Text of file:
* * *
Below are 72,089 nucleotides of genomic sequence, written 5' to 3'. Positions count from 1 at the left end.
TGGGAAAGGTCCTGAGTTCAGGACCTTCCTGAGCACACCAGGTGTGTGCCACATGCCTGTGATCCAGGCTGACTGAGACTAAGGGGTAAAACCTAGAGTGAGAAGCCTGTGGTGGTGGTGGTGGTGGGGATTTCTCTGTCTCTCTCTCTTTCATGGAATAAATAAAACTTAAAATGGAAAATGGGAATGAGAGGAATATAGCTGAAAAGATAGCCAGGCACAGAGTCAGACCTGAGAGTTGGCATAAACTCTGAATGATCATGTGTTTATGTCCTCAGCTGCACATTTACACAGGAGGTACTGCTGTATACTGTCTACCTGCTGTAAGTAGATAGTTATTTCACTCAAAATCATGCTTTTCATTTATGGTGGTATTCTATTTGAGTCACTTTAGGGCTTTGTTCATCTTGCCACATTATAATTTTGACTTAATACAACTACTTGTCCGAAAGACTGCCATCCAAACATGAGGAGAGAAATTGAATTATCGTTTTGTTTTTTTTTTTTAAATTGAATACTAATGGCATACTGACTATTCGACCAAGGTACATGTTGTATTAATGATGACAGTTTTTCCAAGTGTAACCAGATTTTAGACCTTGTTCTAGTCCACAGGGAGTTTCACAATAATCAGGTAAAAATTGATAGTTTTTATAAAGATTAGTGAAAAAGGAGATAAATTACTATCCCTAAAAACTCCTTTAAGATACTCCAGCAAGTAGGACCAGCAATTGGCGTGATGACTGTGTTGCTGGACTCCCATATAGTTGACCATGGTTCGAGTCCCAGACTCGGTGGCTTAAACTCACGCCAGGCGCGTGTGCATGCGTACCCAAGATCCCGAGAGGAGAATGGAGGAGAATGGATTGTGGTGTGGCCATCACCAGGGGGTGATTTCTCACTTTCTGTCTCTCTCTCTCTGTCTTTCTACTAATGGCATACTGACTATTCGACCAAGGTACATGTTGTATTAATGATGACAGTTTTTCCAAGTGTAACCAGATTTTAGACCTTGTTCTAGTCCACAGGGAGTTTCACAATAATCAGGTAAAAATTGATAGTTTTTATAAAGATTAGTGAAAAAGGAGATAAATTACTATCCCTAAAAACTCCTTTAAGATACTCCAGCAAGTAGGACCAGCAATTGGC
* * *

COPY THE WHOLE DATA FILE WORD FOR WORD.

Below are 72,089 nucleotides of genomic sequence, written 5' to 3'. Positions count from 1 at the left end.
TGGGAAAGGTCCTGAGTTCAGGACCTTCCTGAGCACACCAGGTGTGTGCCACATGCCTGTGATCCAGGCTGACTGAGACTAAGGGGTAAAACCTAGAGTGAGAAGCCTGTGGTGGTGGTGGTGGTGGGGATTTCTCTGTCTCTCTCTCTTTCATGGAATAAATAAAACTTAAAATGGAAAATGGGAATGAGAGGAATATAGCTGAAAAGATAGCCAGGCACAGAGTCAGACCTGAGAGTTGGCATAAACTCTGAATGATCATGTGTTTATGTCCTCAGCTGCACATTTACACAGGAGGTACTGCTGTATACTGTCTACCTGCTGTAAGTAGATAGTTATTTCACTCAAAATCATGCTTTTCATTTATGGTGGTATTCTATTTGAGTCACTTTAGGGCTTTGTTCATCTTGCCACATTATAATTTTGACTTAATACAACTACTTGTCCGAAAGACTGCCATCCAAACATGAGGAGAGAAATTGAATTATCGTTTTGTTTTTTTTTTTTAAATTGAATACTAATGGCATACTGACTATTCGACCAAGGTACATGTTGTATTAATGATGACAGTTTTTCCAAGTGTAACCAGATTTTAGACCTTGTTCTAGTCCACAGGGAGTTTCACAATAATCAGGTAAAAATTGATAGTTTTTATAAAGATTAGTGAAAAAGGAGATAAATTACTATCCCTAAAAACTCCTTTAAGATACTCCAGCAAGTAGGACCAGCAATTGGCGTGATGACTGTGTTGCTGGACTCCCATATAGTTGACCATGGTTCGAGTCCCAGACTCGGTGGCTTAAACTCACGCCAGGCGCGTGTGCATGCGTACCCAAGATCCCGAGAGGAGAATGGAGGAGAATGGATTGTGGTGTGGCCATCACCAGGGGGTGATTTCTCACTTTCTGTCTCTCTCTCTCTGTCTTTCTACTAATGGCATACTGACTATTCGACCAAGGTACATGTTGTATTAATGATGACAGTTTTTCCAAGTGTAACCAGATTTTAGACCTTGTTCTAGTCCACAGGGAGTTTCACAATAATCAGGTAAAAATTGATAGTTTTTATAAAGATTAGTGAAAAAGGAGATAAATTACTATCCCTAAAAACTCCTTTAAGATACTCCAGCAAGTAGGACCAGCAATTGGC